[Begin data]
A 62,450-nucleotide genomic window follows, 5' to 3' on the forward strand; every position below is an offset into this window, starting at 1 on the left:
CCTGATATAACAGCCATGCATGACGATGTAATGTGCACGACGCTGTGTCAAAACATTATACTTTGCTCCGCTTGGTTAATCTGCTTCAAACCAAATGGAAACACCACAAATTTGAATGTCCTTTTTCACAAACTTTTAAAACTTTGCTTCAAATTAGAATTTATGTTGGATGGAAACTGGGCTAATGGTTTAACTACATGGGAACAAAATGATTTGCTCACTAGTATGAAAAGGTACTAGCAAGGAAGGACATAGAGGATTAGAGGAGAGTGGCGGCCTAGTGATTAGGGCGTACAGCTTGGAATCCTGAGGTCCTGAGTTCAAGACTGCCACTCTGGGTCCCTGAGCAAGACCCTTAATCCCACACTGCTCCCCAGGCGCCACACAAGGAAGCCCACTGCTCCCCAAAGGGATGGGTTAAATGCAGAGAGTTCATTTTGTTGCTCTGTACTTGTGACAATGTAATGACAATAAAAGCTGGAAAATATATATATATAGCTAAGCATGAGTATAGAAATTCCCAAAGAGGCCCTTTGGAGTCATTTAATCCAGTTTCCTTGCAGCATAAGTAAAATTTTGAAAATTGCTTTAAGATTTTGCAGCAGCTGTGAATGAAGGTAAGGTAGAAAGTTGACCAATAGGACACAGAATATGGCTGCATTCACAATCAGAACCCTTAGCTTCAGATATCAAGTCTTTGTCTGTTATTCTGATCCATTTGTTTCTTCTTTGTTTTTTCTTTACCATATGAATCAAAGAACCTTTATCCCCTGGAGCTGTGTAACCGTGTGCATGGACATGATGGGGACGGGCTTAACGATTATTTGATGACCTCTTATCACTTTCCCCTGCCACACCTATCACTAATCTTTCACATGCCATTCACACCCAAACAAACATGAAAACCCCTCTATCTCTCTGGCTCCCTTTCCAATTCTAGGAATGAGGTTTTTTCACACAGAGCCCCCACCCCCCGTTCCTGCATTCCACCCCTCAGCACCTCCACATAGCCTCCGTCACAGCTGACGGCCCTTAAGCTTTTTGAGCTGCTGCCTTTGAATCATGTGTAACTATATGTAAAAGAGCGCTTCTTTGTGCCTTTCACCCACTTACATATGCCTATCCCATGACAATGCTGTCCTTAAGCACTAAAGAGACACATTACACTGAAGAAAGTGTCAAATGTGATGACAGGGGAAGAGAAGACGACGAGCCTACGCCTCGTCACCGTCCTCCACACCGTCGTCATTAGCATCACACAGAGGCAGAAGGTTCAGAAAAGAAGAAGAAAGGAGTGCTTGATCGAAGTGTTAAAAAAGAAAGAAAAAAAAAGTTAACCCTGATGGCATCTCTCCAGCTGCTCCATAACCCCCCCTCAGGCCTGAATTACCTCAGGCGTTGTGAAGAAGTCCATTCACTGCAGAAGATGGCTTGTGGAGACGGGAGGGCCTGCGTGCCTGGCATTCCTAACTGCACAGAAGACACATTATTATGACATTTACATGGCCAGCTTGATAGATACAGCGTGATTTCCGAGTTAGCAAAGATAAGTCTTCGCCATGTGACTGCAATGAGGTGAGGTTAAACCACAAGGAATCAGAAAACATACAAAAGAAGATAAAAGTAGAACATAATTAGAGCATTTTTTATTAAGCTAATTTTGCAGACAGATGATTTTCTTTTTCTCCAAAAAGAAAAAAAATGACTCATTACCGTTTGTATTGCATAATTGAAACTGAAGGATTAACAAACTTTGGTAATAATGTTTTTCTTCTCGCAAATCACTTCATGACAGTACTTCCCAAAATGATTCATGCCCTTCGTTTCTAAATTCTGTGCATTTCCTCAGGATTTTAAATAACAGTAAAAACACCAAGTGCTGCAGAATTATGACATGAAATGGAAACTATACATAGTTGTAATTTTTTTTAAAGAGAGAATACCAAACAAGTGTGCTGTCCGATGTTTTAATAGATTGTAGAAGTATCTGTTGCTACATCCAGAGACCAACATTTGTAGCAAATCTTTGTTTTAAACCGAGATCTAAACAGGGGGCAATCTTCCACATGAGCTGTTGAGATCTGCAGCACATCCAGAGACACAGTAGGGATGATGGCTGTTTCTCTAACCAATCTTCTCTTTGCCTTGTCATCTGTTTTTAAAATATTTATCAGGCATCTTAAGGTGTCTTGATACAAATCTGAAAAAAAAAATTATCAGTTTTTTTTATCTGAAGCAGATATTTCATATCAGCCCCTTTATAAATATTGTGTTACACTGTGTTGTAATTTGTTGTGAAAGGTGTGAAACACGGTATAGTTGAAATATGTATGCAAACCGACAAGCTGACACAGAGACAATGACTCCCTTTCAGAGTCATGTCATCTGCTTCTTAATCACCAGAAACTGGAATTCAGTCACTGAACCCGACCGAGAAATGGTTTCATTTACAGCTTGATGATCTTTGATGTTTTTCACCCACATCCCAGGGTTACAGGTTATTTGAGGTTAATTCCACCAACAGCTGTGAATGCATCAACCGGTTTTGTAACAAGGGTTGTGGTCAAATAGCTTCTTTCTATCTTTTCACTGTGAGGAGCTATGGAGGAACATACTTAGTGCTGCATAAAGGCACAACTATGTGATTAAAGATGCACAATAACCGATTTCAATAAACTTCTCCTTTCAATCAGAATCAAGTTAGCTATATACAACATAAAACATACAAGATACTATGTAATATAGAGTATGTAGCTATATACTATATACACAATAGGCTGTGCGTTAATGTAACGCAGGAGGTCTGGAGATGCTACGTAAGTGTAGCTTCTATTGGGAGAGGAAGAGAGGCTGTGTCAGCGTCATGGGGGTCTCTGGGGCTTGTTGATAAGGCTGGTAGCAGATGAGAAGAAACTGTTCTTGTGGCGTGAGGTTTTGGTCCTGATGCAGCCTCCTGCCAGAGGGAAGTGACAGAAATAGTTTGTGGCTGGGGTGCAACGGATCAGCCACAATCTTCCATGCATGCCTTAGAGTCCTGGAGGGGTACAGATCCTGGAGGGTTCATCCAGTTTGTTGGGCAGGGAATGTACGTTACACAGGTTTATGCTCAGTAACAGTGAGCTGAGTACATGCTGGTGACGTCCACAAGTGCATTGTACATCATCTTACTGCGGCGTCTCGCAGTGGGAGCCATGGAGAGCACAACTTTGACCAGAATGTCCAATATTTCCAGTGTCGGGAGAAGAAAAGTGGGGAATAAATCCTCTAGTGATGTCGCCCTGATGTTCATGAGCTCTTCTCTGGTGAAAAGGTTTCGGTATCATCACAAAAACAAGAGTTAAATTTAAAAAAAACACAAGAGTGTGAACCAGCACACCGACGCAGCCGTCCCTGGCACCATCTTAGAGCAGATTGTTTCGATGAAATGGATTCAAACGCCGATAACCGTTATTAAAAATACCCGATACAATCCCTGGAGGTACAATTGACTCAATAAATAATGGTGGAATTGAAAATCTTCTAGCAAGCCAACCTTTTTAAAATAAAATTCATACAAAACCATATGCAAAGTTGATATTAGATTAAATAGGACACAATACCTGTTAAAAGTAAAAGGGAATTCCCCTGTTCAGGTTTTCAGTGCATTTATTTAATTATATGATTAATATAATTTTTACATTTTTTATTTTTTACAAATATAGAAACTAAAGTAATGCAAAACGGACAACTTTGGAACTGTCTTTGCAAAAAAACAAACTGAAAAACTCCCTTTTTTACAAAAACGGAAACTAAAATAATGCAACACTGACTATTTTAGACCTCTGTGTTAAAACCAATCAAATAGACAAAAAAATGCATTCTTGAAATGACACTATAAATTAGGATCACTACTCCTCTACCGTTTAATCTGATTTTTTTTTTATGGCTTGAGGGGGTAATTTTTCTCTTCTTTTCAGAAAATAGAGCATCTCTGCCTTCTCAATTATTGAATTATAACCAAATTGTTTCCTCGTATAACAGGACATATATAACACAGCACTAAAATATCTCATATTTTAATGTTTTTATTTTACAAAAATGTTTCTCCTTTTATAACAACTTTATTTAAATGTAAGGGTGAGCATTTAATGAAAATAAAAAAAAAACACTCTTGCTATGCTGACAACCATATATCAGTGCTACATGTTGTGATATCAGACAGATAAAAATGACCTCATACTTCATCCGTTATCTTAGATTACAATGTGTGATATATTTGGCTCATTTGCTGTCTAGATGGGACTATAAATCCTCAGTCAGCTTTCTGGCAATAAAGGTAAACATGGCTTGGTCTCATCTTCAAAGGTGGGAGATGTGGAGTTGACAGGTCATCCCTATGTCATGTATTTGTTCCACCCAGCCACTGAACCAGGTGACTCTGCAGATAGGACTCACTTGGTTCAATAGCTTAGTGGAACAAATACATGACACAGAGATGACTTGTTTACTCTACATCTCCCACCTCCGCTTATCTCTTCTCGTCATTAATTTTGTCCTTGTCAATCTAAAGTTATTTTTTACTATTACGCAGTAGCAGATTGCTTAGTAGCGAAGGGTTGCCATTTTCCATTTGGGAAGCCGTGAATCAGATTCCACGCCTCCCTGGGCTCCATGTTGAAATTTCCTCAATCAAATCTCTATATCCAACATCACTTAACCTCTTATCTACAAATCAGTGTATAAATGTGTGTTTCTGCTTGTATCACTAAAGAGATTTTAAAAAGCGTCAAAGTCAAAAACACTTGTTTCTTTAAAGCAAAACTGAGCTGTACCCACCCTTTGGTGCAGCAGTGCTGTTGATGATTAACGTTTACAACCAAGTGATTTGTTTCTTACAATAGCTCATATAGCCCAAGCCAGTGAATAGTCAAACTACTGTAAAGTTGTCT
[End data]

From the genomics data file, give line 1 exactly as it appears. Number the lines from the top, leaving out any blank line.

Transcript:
A 62,450-nucleotide genomic window follows, 5' to 3' on the forward strand; every position below is an offset into this window, starting at 1 on the left: